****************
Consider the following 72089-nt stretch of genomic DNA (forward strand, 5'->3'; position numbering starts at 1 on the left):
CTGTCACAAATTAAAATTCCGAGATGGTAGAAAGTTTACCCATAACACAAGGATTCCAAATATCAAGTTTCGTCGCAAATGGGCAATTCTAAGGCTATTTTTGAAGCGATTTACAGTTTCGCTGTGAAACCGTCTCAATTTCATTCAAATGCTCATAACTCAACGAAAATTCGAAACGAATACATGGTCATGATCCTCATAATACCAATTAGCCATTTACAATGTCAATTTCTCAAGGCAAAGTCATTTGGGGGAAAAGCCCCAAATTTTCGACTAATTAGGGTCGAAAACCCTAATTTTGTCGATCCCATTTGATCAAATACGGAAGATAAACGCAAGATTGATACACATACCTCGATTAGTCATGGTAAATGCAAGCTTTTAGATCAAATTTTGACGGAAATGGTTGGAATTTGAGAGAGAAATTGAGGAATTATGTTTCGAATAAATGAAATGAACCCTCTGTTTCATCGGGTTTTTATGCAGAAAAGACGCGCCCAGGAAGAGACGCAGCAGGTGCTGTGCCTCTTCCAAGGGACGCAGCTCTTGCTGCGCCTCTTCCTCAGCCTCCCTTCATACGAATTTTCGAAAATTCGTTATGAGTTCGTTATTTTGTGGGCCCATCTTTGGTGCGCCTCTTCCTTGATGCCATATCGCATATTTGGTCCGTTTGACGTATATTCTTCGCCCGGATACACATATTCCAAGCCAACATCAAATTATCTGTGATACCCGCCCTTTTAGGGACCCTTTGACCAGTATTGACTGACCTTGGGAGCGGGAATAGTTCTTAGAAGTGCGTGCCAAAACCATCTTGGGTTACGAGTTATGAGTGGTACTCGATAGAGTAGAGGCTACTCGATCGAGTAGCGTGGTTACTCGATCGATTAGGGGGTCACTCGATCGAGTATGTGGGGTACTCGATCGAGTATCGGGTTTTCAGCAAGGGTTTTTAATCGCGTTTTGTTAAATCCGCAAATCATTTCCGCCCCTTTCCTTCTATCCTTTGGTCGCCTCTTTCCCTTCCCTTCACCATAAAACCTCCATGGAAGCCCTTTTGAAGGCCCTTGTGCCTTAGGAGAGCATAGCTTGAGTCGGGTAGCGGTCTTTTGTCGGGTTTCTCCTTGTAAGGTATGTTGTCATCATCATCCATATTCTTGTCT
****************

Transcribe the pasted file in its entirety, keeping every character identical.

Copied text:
Consider the following 72089-nt stretch of genomic DNA (forward strand, 5'->3'; position numbering starts at 1 on the left):
CTGTCACAAATTAAAATTCCGAGATGGTAGAAAGTTTACCCATAACACAAGGATTCCAAATATCAAGTTTCGTCGCAAATGGGCAATTCTAAGGCTATTTTTGAAGCGATTTACAGTTTCGCTGTGAAACCGTCTCAATTTCATTCAAATGCTCATAACTCAACGAAAATTCGAAACGAATACATGGTCATGATCCTCATAATACCAATTAGCCATTTACAATGTCAATTTCTCAAGGCAAAGTCATTTGGGGGAAAAGCCCCAAATTTTCGACTAATTAGGGTCGAAAACCCTAATTTTGTCGATCCCATTTGATCAAATACGGAAGATAAACGCAAGATTGATACACATACCTCGATTAGTCATGGTAAATGCAAGCTTTTAGATCAAATTTTGACGGAAATGGTTGGAATTTGAGAGAGAAATTGAGGAATTATGTTTCGAATAAATGAAATGAACCCTCTGTTTCATCGGGTTTTTATGCAGAAAAGACGCGCCCAGGAAGAGACGCAGCAGGTGCTGTGCCTCTTCCAAGGGACGCAGCTCTTGCTGCGCCTCTTCCTCAGCCTCCCTTCATACGAATTTTCGAAAATTCGTTATGAGTTCGTTATTTTGTGGGCCCATCTTTGGTGCGCCTCTTCCTTGATGCCATATCGCATATTTGGTCCGTTTGACGTATATTCTTCGCCCGGATACACATATTCCAAGCCAACATCAAATTATCTGTGATACCCGCCCTTTTAGGGACCCTTTGACCAGTATTGACTGACCTTGGGAGCGGGAATAGTTCTTAGAAGTGCGTGCCAAAACCATCTTGGGTTACGAGTTATGAGTGGTACTCGATAGAGTAGAGGCTACTCGATCGAGTAGCGTGGTTACTCGATCGATTAGGGGGTCACTCGATCGAGTATGTGGGGTACTCGATCGAGTATCGGGTTTTCAGCAAGGGTTTTTAATCGCGTTTTGTTAAATCCGCAAATCATTTCCGCCCCTTTCCTTCTATCCTTTGGTCGCCTCTTTCCCTTCCCTTCACCATAAAACCTCCATGGAAGCCCTTTTGAAGGCCCTTGTGCCTTAGGAGAGCATAGCTTGAGTCGGGTAGCGGTCTTTTGTCGGGTTTCTCCTTGTAAGGTATGTTGTCATCATCATCCATATTCTTGTCT